Special Dietary Needs

Food sensitivities include both food allergies and food intolerances. A food allergy involves the immune system and is an abnormal response to a harmless food e.g. peanut, milk, and egg.

A food intolerance however doesn’t involve the immune system and is described as an adverse reaction to food e.g. lactose intolerance, gluten intolerance. Food allergies are considered more serious than intolerances although both can cause unpleasant symptoms. Follow our Feel Good guide for your special dietary needs.

Gluten Free

People with coeliac disease have a permanent intolerance to gluten, a protein found in wheat, rye and barley. Some people are sensitive to the protein found in oats too. The disease is often diagnosed with a simple blood test. Those with a positive diagnosis must follow a gluten free diet for life. However those who are sensitive to gluten may reap the benefits from removing it also.

Lactose intolerance

Lactose is a naturally occurring sugar in milk and milk products. When we eat milk-based products our body produces lactase, an enzyme which breaks down lactose in the body so we can digest milk. Some people don’t produce enough lactase and are described as having lactose intolerance. Symptoms of lactose intolerance include bloating, wind, diarrhea, cramps, nausea and sometimes vomiting.
The main concern if avoiding dairy is to ensure you are getting enough calcium in the diet. Poor calcium and protein intake may result in osteoporosis. However most lactose-free dairy alternatives are fortified with calcium therefore have similar amounts of calcium to dairy. So swapping to lactose free milk will help you meet your daily calcium requirements. Other non-dairy sources of calcium include tinned fish, calcium fortified orange juice, dark green vegetables and tofu. If you are concerned about your calcium intake you can always take a supplement.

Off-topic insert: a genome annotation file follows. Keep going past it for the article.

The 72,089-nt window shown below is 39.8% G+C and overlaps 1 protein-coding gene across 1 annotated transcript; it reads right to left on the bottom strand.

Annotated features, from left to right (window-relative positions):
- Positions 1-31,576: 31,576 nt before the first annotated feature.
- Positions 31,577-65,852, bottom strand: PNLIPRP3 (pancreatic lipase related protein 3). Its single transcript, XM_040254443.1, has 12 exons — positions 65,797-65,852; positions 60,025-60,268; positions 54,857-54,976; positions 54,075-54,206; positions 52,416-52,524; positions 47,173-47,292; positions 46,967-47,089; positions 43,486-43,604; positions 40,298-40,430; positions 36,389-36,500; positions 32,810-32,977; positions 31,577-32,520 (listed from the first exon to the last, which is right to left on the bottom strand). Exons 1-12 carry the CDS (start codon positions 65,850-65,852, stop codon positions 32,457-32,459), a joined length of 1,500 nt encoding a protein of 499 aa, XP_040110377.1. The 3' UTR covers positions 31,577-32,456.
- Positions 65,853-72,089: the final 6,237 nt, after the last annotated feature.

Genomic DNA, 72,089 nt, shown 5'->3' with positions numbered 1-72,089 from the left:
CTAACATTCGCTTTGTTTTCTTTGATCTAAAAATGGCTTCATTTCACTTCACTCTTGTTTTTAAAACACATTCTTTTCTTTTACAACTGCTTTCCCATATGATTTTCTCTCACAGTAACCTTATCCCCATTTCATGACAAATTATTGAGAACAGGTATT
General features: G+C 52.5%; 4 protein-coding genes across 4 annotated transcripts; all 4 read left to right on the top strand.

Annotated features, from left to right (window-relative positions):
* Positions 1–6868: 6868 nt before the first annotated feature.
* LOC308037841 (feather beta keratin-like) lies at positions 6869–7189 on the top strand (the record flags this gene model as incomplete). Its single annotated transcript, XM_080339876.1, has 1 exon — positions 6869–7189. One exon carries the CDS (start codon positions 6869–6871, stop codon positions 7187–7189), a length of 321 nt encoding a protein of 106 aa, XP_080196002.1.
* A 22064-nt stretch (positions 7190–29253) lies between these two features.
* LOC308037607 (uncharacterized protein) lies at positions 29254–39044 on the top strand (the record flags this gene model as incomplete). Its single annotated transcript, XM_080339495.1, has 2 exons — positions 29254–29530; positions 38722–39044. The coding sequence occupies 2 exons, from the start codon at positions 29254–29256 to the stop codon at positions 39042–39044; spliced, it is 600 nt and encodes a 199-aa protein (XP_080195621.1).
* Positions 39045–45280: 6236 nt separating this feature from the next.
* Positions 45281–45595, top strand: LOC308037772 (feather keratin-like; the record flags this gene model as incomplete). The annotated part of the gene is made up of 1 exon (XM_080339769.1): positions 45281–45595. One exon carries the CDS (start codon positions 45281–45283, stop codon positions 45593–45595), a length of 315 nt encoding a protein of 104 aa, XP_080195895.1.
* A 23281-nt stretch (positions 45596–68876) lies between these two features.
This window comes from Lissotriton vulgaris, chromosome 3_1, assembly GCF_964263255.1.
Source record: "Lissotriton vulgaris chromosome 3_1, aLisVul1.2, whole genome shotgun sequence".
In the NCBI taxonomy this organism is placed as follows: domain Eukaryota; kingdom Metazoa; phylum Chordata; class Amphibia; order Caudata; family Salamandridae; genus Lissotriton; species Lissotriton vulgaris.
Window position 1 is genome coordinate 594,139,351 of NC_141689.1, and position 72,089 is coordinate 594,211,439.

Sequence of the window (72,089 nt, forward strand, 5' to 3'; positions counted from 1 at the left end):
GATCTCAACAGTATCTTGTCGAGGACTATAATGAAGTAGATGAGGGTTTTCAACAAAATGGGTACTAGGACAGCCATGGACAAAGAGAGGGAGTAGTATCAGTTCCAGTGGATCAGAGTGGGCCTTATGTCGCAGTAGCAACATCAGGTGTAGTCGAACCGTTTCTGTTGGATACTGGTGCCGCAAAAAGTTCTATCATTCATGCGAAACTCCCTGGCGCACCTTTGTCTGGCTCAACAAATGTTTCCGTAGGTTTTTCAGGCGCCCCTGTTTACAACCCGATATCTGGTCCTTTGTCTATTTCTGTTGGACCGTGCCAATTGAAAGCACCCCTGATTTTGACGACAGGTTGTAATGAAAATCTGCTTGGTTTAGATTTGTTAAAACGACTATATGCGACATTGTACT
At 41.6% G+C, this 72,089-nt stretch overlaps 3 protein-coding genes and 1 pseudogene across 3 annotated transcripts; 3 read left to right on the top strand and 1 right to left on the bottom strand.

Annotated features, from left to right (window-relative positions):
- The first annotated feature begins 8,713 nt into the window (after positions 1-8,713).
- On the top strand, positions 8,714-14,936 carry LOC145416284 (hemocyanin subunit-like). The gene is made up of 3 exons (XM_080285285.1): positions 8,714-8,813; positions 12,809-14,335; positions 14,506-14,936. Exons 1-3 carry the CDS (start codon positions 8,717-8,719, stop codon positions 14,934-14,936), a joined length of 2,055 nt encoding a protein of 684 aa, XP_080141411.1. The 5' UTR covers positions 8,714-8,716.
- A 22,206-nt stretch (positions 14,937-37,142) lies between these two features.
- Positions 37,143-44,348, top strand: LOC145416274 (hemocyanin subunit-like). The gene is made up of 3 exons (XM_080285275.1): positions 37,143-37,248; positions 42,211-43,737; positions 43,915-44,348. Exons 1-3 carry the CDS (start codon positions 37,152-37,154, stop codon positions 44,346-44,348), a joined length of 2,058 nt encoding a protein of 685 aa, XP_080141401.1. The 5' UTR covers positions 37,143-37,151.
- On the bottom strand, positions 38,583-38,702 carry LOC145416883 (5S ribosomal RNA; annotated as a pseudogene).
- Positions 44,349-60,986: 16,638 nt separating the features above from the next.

Diabetes mellitus is a condition where there is either a lack of or ineffective insulin production. Insulin is a hormone that acts like a key to open the doors into the body’s cells. When the door is open, glucose (sugar) can enter the cell to provide the body with energy. However, in diabetes, as there is an issue with the production insulin, the glucose levels in the blood levels rise too high. Therefore, diabetes is diagnosed by high blood glucose levels.
There are two distinct types of diabetes, Type 1 and Type 2.
Type 1

Type 1 diabetes is less common (approximately 14,000 of the total diabetes population in Ireland) and usually develops in the young. It is an autoimmune disease where the body’s own immune system destroys the insulin-making cells (beta-cells) of the pancreas. People with Type 1 diabetes must inject insulin into their body regularly.

Type 2

Type 2 diabetes is more common and usually develops slowly in adulthood. The majority of people with Type 2 diabetes are overweight or obese. It is progressive and can be treated with diet and exercise. However, if blood glucose levels are not controlled, medications and/or insulin injections are required.


Organic food has never been so readily available! But what does it mean and does it make it better for you?

The word “organic” refers to the way farmers grow and process foods like fruits, vegetables, grains, dairy and meat. ‘Organic’ farmers follow strict guidelines and don’t use chemical fertilisers or artificial pesticides. For example, they will only use products that are certified as organic or may even used traditional crop rotation systems. In fact, they undergo a thorough inspection every year to receive a licence to sell organic produce.

Organic farming also prioritises sustainable production practices and farming methods that are considered respectful of the countryside and of animals. The organic farming practices are designed to reduce pollution and to conserve both soil and water.

All pre-packaged organic food products in Europe, which meet particular standards, carry the “Euro-Leaf” EU organic logo. However, you may not find this logo on unpackaged food, so if in doubt, just ask!

There have been many years of research on organic food and its potential health benefits…. But so far there is not enough convincing evidence of any significant health benefits to consuming organic food. Nonetheless, there are several reasons that consumers may prefer to buy and eat organic produce. Therefore if your reasons for eating organic are ethical and not nutritional, this will be of no concern. The decision is yours!

Gluten Free Recipe

Gluten Free Pasta Nicoise Salad

Ingredients Shopping List
150g Kelkin Gluten Free penne pasta
1 tin of tuna in brine
4-5 anchovies
1 hard-boiled egg (cut into 4)
A handful of steamed green beans
1 green pepper sliced
30g black olives
Cook the gluten free pasta as per the pack instructions and then add a little drizzle of olive oil.
While the pasta is cooking, prepare your vegetables.
Drain the tuna and olives.
Once the pasta has cooled mix in the tuna, green pepper,green beans and black olives.
Then divide the mixture between two bowls.
Place the anchovies and egg on top of the pasta salads and serve with salad dressing.